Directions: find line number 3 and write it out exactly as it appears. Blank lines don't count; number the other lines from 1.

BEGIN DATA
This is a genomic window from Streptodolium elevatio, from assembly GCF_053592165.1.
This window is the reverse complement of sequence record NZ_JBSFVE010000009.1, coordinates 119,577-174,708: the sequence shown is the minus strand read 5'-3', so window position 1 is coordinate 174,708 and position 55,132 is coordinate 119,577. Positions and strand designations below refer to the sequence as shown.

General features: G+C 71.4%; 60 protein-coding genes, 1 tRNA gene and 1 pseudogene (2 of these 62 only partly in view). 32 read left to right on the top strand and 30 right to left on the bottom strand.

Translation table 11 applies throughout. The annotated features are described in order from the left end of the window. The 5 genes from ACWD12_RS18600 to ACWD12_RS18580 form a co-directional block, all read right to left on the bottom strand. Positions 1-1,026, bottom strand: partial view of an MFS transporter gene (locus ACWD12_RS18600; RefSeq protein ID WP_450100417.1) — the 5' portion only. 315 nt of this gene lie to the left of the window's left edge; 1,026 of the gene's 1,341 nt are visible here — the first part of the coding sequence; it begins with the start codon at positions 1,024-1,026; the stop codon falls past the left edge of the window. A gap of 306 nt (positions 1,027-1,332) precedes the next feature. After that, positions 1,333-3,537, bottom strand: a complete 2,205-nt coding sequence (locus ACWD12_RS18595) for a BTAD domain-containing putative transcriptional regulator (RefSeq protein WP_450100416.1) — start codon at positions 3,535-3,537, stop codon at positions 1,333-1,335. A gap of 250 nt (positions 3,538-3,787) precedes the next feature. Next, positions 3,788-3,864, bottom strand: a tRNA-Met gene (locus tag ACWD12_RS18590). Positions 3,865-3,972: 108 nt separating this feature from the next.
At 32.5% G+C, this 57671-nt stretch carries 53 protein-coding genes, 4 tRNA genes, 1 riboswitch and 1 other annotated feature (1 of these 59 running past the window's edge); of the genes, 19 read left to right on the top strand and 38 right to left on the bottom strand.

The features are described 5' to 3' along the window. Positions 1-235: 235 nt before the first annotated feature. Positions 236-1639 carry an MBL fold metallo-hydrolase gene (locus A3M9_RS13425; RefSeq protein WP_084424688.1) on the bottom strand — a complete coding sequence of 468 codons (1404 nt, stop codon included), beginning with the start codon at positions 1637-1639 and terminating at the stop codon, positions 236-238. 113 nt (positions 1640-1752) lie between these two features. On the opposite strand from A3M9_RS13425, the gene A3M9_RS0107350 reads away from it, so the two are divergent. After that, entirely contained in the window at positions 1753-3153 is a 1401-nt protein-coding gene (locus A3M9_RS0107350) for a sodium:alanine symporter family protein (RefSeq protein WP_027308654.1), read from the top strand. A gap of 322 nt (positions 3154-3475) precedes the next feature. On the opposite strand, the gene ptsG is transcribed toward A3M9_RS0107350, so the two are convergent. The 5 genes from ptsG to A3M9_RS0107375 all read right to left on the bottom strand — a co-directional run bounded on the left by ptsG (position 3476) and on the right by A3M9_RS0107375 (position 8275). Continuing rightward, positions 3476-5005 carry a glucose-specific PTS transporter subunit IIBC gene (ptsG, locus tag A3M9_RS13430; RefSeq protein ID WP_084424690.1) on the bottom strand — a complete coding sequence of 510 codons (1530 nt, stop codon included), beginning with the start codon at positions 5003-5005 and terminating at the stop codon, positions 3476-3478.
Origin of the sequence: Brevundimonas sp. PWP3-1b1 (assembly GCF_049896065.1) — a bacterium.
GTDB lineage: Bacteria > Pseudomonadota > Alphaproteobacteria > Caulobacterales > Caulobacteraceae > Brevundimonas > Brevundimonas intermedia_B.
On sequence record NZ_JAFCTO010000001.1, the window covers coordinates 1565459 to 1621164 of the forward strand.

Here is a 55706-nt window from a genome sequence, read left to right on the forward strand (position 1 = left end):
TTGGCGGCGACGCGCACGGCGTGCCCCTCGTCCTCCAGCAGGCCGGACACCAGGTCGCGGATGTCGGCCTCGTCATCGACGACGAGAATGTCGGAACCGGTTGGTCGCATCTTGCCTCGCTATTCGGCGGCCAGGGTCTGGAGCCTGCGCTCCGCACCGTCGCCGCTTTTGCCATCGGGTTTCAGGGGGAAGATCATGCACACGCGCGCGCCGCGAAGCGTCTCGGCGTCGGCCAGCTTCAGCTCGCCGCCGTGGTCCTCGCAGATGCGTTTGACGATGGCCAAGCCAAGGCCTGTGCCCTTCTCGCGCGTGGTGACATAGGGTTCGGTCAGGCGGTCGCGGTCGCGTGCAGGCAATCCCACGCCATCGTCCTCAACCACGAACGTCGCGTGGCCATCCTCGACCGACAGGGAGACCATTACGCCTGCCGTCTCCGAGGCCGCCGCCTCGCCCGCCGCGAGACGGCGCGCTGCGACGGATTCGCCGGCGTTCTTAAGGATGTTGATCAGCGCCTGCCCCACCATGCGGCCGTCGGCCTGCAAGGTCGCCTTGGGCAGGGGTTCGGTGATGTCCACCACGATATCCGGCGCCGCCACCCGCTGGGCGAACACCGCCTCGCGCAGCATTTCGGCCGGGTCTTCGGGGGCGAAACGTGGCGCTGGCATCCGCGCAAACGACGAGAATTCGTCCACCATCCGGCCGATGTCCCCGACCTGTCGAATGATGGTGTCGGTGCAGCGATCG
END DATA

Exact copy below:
General features: G+C 71.4%; 60 protein-coding genes, 1 tRNA gene and 1 pseudogene (2 of these 62 only partly in view). 32 read left to right on the top strand and 30 right to left on the bottom strand.